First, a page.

QA: Circuit Clerk candidate Brendan Kelly looks to paperless, wireless future

Ann Knef Nov. 6, 2007, 2:52am

Brendan Kelly

The Record asked St. Clair County Circuit Clerk candidate Brendan Kelly, a Democrat, to answer questions regarding his qualifications.

In the November 2008 general election, Kelly is hoping to succeed long-time Circuit Clerk Barney Metz, who is retiring.

Record:Tell us about your qualifications and pertinent biographical information.

Kelly: First, you have to recognize the Clerk of the Circuit Court is the guts that make the judicial branch actually work every day. It's a large office with demands from the public, judges, lawyers, the Secretary of State, the State Treasurer, and the County government to name a few.

So, my degrees in government from Notre Dame and law from St. Louis University give me the needed educational background. Experience leading large groups in a difficult, high accountability environment during my time in the United States Navy will also be helpful.

Most importantly, my experience in the court room prosecuting cases both criminal and civil from traffic, child support, and DUIs, to juvenile, drugs, and violent crimes, gives me a good initial sense of what works and what doesn't in our circuit court.

Record: If elected St. Clair County Circuit Clerk, what would you hope to accomplish within the first three months of taking office?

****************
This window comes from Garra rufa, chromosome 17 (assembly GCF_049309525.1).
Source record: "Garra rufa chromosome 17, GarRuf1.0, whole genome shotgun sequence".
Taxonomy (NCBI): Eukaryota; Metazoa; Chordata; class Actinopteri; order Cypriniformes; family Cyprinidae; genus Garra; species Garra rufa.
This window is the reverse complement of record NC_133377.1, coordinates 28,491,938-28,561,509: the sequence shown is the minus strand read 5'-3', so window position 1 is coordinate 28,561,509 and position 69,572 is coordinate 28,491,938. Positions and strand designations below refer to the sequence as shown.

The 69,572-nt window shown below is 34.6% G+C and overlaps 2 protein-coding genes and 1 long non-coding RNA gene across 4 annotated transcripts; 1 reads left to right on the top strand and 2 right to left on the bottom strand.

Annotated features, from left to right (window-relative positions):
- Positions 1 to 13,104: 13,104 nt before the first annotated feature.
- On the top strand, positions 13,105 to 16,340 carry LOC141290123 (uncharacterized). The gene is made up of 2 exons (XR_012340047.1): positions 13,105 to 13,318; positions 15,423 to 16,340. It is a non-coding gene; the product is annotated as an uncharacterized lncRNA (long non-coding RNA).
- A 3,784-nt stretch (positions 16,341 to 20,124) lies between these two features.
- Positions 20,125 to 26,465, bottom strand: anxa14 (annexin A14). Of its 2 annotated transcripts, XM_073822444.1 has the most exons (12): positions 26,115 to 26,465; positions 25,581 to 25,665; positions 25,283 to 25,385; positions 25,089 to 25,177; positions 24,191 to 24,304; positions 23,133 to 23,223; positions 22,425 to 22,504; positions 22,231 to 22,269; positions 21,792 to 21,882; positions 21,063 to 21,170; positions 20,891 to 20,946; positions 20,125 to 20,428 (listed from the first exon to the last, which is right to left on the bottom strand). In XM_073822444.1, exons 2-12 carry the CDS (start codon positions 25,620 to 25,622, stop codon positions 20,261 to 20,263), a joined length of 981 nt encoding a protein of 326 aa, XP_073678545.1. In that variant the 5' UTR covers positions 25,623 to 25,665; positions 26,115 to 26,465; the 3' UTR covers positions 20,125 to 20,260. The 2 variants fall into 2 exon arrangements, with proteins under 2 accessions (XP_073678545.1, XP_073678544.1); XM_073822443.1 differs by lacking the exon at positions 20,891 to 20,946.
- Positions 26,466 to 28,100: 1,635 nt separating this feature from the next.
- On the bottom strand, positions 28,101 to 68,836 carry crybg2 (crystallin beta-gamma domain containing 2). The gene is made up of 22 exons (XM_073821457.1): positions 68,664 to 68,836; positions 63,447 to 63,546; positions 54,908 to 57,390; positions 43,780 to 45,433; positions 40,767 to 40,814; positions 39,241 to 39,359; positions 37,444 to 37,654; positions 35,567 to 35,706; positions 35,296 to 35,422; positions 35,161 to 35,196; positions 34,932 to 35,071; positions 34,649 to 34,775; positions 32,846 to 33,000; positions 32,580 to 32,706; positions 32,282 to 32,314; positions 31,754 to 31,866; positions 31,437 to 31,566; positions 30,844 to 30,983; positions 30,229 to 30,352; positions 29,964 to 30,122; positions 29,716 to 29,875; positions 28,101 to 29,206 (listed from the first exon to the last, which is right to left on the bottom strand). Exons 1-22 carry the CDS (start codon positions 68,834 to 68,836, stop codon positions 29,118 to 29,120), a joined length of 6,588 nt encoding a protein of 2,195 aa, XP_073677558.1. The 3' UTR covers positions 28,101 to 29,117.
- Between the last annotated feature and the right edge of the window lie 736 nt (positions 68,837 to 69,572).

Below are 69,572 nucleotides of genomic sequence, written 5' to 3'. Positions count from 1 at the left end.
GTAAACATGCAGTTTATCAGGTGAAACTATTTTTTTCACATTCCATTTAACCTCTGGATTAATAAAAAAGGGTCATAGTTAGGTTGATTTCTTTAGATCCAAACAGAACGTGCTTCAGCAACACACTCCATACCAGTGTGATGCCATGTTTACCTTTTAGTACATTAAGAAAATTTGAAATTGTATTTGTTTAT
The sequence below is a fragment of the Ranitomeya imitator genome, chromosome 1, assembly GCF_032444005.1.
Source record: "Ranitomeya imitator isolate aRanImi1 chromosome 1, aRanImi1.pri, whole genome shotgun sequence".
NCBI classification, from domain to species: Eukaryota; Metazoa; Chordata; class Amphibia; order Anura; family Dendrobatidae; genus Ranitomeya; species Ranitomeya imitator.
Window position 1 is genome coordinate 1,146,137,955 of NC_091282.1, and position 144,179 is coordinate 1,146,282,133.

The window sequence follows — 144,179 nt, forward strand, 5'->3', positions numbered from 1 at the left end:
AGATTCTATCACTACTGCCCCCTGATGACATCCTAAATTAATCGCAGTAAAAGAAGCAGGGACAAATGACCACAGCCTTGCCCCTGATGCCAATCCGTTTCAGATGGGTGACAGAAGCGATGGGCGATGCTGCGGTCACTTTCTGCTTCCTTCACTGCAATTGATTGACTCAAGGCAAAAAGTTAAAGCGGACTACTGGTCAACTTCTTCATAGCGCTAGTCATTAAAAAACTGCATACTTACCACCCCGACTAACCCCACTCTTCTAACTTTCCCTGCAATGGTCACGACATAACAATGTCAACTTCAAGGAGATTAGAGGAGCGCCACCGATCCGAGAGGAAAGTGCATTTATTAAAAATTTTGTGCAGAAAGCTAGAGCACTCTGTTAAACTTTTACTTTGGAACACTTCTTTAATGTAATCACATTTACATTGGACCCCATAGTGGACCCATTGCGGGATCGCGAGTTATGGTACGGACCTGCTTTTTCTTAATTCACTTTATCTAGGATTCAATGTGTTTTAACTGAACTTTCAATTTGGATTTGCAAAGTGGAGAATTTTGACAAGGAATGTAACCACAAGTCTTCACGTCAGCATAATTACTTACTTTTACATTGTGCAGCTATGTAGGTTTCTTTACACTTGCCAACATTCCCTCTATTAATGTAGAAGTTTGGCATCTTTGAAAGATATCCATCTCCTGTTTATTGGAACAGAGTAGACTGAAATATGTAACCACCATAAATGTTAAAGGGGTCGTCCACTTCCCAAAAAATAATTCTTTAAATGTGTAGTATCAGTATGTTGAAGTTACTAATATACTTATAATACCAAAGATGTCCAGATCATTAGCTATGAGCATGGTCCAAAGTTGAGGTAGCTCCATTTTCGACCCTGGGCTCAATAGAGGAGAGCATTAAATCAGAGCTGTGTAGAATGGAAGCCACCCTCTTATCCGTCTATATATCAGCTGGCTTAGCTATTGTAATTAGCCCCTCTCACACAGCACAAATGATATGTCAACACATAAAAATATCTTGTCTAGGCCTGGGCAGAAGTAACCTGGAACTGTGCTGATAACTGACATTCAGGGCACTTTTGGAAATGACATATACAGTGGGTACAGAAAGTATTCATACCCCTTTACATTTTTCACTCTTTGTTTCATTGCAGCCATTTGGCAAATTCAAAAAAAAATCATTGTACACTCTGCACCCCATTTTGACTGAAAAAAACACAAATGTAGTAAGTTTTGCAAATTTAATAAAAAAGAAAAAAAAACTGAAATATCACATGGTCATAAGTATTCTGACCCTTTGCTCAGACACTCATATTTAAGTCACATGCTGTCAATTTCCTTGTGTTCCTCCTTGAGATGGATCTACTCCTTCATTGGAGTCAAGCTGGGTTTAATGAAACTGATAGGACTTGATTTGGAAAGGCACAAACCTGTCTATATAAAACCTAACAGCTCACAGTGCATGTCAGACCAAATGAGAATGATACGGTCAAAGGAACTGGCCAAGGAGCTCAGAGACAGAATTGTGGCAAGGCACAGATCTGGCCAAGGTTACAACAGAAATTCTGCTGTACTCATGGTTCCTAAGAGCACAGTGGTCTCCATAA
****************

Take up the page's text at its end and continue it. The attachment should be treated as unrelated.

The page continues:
Kelly: Expanding hours, updating all court forms and posting them online, implementing online traffic ticket payment, and establishing a staff training cycle covering customer service, ethics and security procedures.

Record: Would you make any staffing changes?

Kelly: I believe it's inappropriate for a candidate to make commitments about staffing before an election. There are all kinds of ethical problems in doing that. It would also be premature to make decisions about staff changes, if any, without first having spent some time in the office to see what's working and what might not be working.

My general feeling though is that there are many good people in the Circuit Clerk's office, an office which is critical to the daily effectiveness of our justice system. So when it comes to either policy or personnel, change in that office must be made in a stable way- evolution, not revolution.

Record: Following reports of mishandled records and stolen money, do you believe there is a lack of public confidence in the office right now?

Kelly: Because of a few individuals with poor judgment, there's diminished confidence in many public institutions like our government, our churches, our corporations.

But as for the Circuit Clerk's office specifically, I'm optimistic about where we are and where we are going. There's no guarantees with democracy. It's up to each generation to renew that confidence in government and I'm excited about getting to do my part as the Clerk of the Circuit Court.

Record: How would you ensure the public it can be confident in your administration?

Kelly: I'll be proposing some additional security measures and data checks. More importantly though, I'm reaching out to community leaders regardless of party or where they live as I have with the 22 mayors that are supporting me.

I'll also push for innovations that improve efficiency and customer service and I'm calling upon the experience and expertise of the judges, attorneys, and clerks in our court system to find better ways to do the public's business.

Record:What is the annual budget of the Circuit Clerk's office?

Kelly: Around $2 million annually including personnel, non personnel expenses, and Title IV child support funding. Around $18 million is also collected and distributed by the office annually.